The nominees for the federal bench in Seattle are King County Superior Court Judges Beth Andrus and Roger Rogoff; assistant U.S. attorneys Tessa Gorman and Michael Diaz; and Kathleen O’Sullivan, a partner at the law firm Perkins Coie.

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Two federal prosecutors, two King County Superior Court judges and a partner in a major law firm have made the short list for openings on the federal bench in Seattle.

Three U.S. District judges for Western Washington — Robert Lasnik, Marsha Pechman and James Robart — are taking senior status this year, a sort of semiretirement for the lifetime appointees that creates a vacancy.

A judicial-selection committee appointed by Sens. Patty Murray and Maria Cantwell, as well as Republican Rep. Dave Reichert, vetted potential nominees.

The committee picked King County Superior Court Judges Beth Andrus and Roger Rogoff; assistant U.S. attorneys Tessa Gorman and Michael Diaz; and Kathleen O’Sullivan, a partner at the law firm Perkins Coie.

The senators’ offices declined to say whether they are reviewing the names or whether the names have been sent to the White House, and it is unclear how soon any nominations might be made. The judges must be confirmed by the Senate.

Having three of the five active federal judges in Seattle leave within the next six months represents a major turnover. In addition to the Seattle judges, the Western District of Washington includes two judges in Tacoma and six senior judges.

Lasnik and Pechman are each President Clinton appointees who turn 65 within a few weeks. Robart, 68, was appointed by President George W. Bush.

Among those on the short list, Andrus has been a King County Superior Court judge since 2010, when she was appointed to an open seat by then-Gov. Chris Gregoire. She previously was a partner at the firm of Skellenger Bender, where she specialized in commercial, employment, intellectual-property and construction law.

Rogoff served as a King County and federal prosecutor for two decades, handling sexual assault, child pornography and fraud cases, before he was appointed a King County Superior Court judge in 2013.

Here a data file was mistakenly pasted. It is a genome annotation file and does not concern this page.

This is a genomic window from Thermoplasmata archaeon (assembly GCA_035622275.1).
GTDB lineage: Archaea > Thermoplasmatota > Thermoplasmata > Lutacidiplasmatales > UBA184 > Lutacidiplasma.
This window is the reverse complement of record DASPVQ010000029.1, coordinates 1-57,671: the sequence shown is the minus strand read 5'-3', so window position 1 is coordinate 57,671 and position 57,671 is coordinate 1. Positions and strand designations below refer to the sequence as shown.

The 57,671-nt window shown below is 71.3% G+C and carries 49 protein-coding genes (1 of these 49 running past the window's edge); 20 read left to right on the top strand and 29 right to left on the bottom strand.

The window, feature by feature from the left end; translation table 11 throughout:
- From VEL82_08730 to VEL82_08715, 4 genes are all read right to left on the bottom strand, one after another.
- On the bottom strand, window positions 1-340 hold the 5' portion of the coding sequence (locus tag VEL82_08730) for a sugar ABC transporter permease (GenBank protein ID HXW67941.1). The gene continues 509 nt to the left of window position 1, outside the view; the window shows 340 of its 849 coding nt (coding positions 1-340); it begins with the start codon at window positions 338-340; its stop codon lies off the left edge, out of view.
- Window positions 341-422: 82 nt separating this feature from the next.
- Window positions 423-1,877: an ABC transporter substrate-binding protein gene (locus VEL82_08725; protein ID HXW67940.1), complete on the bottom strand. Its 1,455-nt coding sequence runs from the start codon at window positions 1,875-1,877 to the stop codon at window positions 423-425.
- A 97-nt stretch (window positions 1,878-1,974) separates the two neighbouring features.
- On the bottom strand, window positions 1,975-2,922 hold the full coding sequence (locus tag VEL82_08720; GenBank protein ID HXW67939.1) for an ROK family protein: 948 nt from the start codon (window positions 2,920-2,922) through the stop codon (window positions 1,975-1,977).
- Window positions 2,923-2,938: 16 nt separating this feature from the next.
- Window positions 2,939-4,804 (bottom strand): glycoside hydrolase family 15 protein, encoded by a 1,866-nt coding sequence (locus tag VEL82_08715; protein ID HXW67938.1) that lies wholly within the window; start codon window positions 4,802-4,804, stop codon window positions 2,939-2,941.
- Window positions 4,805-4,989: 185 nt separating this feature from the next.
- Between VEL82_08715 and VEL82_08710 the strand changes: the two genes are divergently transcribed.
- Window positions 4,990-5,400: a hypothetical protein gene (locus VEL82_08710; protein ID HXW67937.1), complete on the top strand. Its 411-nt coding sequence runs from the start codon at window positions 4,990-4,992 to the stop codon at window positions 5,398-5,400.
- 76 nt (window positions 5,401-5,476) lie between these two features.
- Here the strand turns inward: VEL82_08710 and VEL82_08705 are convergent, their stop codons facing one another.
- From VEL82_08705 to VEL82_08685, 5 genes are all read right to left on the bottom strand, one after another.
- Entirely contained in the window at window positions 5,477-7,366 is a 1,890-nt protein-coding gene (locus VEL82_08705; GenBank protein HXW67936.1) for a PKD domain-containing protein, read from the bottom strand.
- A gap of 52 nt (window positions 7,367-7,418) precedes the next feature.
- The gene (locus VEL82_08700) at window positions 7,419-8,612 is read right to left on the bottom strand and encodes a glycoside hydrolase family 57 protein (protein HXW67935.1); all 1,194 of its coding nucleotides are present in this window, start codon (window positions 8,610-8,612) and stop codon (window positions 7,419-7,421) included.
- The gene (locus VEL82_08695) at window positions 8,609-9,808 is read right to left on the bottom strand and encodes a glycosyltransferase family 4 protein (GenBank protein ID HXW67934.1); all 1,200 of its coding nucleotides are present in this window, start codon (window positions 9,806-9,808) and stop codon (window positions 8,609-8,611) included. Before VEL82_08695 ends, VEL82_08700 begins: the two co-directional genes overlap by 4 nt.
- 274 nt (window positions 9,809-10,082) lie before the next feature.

Gorman is the chief of the criminal division at the U.S. Attorney’s Office in Seattle, where she has worked since 2001. Among her notable cases was a 10-week racketeering trial in 2007 that dismantled the Spokane chapter of the Hells Angels.

Diaz has been her colleague at the U.S. Attorney’s Office since 2008, and since 2011 he has been the coordinator of the office’s civil-rights program. He has been the office’s lead attorney on the Justice Department case that forced widespread reforms of the Seattle Police Department.

O’Sullivan co-chairs the appellate practice at Perkins Coie, which she joined as a summer associate 20 years ago. She has handled cases in the aviation, banking, biotechnology and software sectors, among others.

The senators and Reichert announced last summer that the selection committee, made up of three Republicans and three Democrats, would vet potential nominees. The Democrats on the committee were former U.S. Attorney Jenny Durkan, longtime defense lawyer John Wolfe, and Ian Warner, a business lawyer who is on the monitoring team for the Seattle Police Department’s reform agreement with the Justice Department. The Republicans were former U.S. Attorney Mike McKay, former state Attorney General Rob McKenna and former Weyerhaeuser executive Mack Hogans.